In the Black Forest, Besh and his wife are four hours from Italy, four from Paris. On weekends, they travel “in our sputtering VW Jetta that had to be push-started.” They score a great stew recipe, learn about tongue (no thanks!) and innards (ditto!), but more, they meet chefs.
And then they get to Provence. Which means vegetables. Besh finds himself “flirting” with an eggplant. As I did with the photo of an eggplant, summer squash and tomato tian.
I picked up a tricks: braise a lamb shoulder with a few minced anchovies and orange peel. Glommed a recipe for Ragout of Lamb Shoulder with Cavatelli that makes me want to invite friends to dinner. Mussels & Swiss Chard Soup might be a winter staple. And I was reminded, with Besh, that “distinct and pure” flavors trump the greatest kitchen fireworks.
Bottom line: Many recipes of modest interest, but more than a few potential greatest hits. Brilliant photography and production. And, most of all, a damned good story.
Roasted Bass Provençal
I use black bass or snapper in season, but any beautiful large, whole white-fleshed fish will work perfectly for this roast. I love the presentation of serving the whole fish family-style right from the pan, and I especially enjoy the ceremony of spooning the fish and vegetables onto each plate with plenty of delicious pan sauce.
1 large (3-4 pound) whole sea bass
Salt and freshly ground black pepper
4 cloves garlic, smashed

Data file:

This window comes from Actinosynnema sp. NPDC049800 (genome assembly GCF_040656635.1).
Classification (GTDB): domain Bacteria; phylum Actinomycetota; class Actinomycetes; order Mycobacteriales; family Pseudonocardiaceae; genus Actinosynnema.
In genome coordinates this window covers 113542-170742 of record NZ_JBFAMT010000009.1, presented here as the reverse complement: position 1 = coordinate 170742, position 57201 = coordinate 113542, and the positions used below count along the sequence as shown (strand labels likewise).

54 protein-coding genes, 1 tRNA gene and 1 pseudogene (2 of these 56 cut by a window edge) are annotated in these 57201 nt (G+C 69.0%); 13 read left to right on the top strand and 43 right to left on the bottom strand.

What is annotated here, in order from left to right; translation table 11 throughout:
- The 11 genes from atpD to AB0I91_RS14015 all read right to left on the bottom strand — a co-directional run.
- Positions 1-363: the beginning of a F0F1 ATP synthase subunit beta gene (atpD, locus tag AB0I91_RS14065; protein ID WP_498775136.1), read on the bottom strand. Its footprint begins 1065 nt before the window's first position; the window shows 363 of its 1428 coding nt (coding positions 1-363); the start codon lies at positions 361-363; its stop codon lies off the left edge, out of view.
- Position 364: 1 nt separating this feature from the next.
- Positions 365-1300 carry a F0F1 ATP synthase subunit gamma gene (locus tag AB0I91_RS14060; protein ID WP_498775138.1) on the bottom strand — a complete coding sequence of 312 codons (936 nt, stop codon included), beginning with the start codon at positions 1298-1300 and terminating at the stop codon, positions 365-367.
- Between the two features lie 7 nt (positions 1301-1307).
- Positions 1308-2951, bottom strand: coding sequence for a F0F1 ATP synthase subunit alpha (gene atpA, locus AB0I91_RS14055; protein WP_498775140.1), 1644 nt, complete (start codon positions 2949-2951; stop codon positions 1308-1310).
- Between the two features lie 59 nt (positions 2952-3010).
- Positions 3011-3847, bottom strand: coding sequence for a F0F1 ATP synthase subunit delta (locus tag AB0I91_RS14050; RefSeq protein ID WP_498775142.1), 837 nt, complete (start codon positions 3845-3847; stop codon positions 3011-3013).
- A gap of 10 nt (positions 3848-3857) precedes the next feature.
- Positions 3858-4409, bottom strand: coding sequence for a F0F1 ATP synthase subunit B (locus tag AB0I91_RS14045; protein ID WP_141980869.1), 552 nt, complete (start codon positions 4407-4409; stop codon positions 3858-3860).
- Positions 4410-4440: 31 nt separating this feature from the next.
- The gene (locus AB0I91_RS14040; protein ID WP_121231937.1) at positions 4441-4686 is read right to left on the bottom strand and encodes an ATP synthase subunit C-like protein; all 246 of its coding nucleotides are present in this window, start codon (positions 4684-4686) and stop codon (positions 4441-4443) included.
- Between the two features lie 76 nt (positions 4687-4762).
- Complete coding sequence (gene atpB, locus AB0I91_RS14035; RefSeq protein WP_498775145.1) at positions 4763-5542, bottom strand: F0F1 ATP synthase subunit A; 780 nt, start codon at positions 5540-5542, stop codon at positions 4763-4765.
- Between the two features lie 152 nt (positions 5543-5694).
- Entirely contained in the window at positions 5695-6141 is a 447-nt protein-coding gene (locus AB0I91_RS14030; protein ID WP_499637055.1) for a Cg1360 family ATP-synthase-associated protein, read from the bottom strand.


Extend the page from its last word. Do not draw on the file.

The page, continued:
1 shallot, sliced
Generous pinch crushed red pepper flakes
4 sprigs fresh thyme
1 orange, sliced
3 tablespoons olive oil
1 small fennel bulb, chopped
1 pint cherry tomatoes, halved
2 small red and yellow bell peppers, sliced
1/2 cup pitted olives, black and green
1 cup white wine
4 tablespoons butter
2 green onions, chopped
Leaves from 2 sprigs fresh basil
Preheat the oven to 450°.
Score the fish and season inside and out with salt and pepper.
Stuff with the garlic, shallot, red pepper, thyme, and orange slices.
Place the fish in a roasting pan or paella pan with the olive oil and scatter the fennel, tomatoes, peppers, and olives all around. Add the wine.
Roast until the fish is white and flaky and the tomatoes are beautifully charred, about 20 minutes.
Stir the butter into the pan and toss with the tomatoes. Sprinkle the bass with green onions and basil and serve from the pan with the tomato and olive pan sauce.
I favor vermouth when cooking mussels, but dry white wine works perfectly. I always add just one more Provencal flavor at the very end, and it’s usually basil. Or fennel. Or a dash or two of dried tarragon to deliver the hint of anise that melds perfectly with the mussels and their fragrant broth.
4 pounds mussels
1/4 cup olive oil
1 bunch green onions, white and green parts
A frond or two of fennel, chopped
4 cloves garlic, chopped
2 medium ripe tomatoes, chopped
Pinch crushed red pepper flakes
1 cup vermouth
2 sprigs freshthyme
2 sprigs fresh parsley, chopped
Salt and freshly ground black pepper
Leaves from 4 sprigs fresh basil, sliced
Crusty bread, for serving
Rinse and scrub the mussels under cold running water and de-beard them by pulling off their hanging threads. Discard any cracked mussels.
Heat the oil in a large, heavy-bottomed pot over medium-high heat.
Add the green onions, fennel, and garlic and cook about 5 minutes.
Add the tomatoes and red pepper flakes and deglaze the pot with the vermouth.
Add the thyme, parsley, and mussels.
Season with salt and pepper.
Give the mussels a good stir, then cover and steam, shaking the pot occasionally to move the mussels around.
Cook until the mussels open, about 5 minutes.
Sprinkle with the basil and serve hot with plenty of crispy bread.